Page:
4th Qtr. Often Quietest

Posted by Dave Fratello on Monday, September 29th, 2008 at 5:21am.

Football and basketball feature exciting fourth quarters.

Real estate sales – not so much.

In Manhattan Beach over the past 20 years, the last 3 months of the year have seen fewer sales recorded than any other quarter. (To be fair, though, based on total sales over 20 years, the 4th is nearly tied with the 1st quarter.)

According to figures from Dataquick, processed by MBC, the percentage of all sales recorded in a given year that were recorded in the 4th quarter averaged 22%.

In an even distribution, of course, 25% of all sales would close in each quarter. Both the 1st and 4th quarters averaged 22% over this period.

In the past few years, as our graph here shows (click to enlarge), the 4th has been even more of an afterthought. From 2004-2007, the number of sales in the 4th was 20% or less of the yearly total.

Last year, the reason for the 4th's anemic performance was obvious. The credit crunch spooked the local real estate market in a palpable way in late Summer. (The headlines then became too much to ignore.)

It was a big contrast to the Great Spring Rally of 2007, a flurry of sales in the first part of the year, particularly March through June.

Once the slowdown took hold, the percentage of sales in the 4th quarter of 2007 hit a record low for 20 years at 15%. The previous low was 18% in both 1994 and 2004.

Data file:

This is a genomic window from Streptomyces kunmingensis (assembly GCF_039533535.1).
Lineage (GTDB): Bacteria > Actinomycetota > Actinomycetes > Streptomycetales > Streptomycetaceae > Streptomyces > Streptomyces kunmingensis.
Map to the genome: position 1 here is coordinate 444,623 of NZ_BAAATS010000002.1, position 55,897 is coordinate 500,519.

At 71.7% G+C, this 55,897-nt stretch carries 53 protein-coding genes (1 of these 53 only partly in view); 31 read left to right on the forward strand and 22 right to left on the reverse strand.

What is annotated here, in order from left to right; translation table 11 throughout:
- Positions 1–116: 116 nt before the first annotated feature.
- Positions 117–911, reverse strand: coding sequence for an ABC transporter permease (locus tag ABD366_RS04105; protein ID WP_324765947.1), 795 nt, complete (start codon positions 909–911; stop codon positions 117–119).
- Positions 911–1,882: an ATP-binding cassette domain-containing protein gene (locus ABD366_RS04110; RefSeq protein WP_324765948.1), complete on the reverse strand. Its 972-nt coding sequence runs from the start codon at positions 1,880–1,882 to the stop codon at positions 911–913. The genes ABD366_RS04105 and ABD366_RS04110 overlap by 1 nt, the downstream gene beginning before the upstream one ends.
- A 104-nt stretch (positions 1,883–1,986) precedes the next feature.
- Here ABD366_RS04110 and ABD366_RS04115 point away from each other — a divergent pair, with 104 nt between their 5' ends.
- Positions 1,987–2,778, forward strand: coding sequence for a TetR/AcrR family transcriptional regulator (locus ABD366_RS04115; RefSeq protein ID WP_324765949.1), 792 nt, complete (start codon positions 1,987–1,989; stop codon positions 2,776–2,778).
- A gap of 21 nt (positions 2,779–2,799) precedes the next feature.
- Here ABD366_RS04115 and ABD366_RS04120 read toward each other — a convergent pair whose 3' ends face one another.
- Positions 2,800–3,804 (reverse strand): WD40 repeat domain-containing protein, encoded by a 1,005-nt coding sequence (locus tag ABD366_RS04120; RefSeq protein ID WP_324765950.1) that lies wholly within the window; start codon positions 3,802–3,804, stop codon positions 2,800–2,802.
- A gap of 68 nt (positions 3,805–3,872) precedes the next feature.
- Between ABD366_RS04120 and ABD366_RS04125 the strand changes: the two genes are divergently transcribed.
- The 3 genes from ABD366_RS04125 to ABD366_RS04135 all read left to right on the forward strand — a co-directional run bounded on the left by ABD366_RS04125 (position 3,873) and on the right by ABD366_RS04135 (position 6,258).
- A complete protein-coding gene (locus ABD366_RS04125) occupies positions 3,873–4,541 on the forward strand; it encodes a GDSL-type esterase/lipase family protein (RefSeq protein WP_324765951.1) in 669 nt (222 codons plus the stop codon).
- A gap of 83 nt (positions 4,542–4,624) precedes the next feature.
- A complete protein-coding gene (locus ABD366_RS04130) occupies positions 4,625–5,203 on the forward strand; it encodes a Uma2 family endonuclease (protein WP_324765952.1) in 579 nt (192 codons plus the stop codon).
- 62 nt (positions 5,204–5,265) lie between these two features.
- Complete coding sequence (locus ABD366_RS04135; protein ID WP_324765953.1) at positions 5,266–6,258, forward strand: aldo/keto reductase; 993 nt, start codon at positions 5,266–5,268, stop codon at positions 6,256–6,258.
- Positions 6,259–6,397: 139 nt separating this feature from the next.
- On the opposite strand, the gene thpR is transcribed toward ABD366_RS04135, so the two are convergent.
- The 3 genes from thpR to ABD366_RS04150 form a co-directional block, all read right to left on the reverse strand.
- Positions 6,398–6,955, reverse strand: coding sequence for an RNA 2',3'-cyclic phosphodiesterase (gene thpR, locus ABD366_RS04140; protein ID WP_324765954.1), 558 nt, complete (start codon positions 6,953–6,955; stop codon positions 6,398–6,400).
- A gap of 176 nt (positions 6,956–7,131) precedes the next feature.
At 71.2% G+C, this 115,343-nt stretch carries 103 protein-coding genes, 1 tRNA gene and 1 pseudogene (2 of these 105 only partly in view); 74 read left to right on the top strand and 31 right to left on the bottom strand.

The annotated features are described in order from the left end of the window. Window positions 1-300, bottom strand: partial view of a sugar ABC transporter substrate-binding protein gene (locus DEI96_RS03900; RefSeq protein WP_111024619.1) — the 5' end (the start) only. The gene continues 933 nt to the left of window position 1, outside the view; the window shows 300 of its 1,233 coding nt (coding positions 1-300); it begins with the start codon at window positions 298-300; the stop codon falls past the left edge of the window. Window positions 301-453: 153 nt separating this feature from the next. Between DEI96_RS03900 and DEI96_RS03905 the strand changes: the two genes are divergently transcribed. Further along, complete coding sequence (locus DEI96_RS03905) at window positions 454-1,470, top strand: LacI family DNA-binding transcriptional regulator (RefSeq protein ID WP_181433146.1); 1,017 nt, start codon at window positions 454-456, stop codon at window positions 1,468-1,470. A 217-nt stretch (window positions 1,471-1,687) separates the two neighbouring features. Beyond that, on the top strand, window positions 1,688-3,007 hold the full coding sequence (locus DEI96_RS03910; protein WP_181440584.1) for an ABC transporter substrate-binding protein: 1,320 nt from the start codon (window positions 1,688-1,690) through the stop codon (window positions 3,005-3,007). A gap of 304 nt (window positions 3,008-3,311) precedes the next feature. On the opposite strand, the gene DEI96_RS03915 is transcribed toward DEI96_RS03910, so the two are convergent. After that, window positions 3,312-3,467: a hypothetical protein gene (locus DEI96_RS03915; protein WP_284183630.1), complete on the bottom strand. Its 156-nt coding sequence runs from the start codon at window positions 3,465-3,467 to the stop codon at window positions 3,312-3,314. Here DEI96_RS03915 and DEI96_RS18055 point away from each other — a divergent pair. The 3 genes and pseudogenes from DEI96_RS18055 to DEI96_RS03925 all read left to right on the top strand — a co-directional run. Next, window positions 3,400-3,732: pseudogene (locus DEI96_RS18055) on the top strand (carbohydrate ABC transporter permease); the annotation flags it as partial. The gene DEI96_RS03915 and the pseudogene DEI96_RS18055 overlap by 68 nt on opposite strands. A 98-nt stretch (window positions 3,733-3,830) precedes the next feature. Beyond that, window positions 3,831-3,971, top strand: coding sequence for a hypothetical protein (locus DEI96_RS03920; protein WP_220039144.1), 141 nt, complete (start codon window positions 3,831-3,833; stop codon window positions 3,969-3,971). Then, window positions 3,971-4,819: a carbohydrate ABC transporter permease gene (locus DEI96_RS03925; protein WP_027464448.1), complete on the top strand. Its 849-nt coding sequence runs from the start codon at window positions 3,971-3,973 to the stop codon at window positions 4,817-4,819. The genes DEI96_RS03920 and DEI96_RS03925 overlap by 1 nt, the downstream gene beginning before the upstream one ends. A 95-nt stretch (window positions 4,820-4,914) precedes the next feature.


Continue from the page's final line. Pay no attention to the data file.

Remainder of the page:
We figure some of you are wondering which quarter is best, if the 1st and 4th both average 22%. Over 20 years, the Dataquick numbers tell us that the 2nd is best (April-June, 29%) and the 3rd (July-Sept.) trails just a bit at 27%.

Why do these data matter now?

So far, 2008 sales in MB are well off pace from 2007. (More on that later this week.) And 2007 was the slowest in 20 years. (See "Slower, Slower, Slower" [covers 2000-2007] and "Maybe It Can't Get Worse" [covers 1988-2007].)

Now the credit markets are locked up, banks are failing, Fannie and Freddie have been socialized and some kind of additional bailout related to bad mortgages is taking shape.

If demand craters again in the 4th quarter this year, it won't be a surprise, but in matching it up against another sluggish year (2007) with a horrid 4th, we'll have something to measure against.
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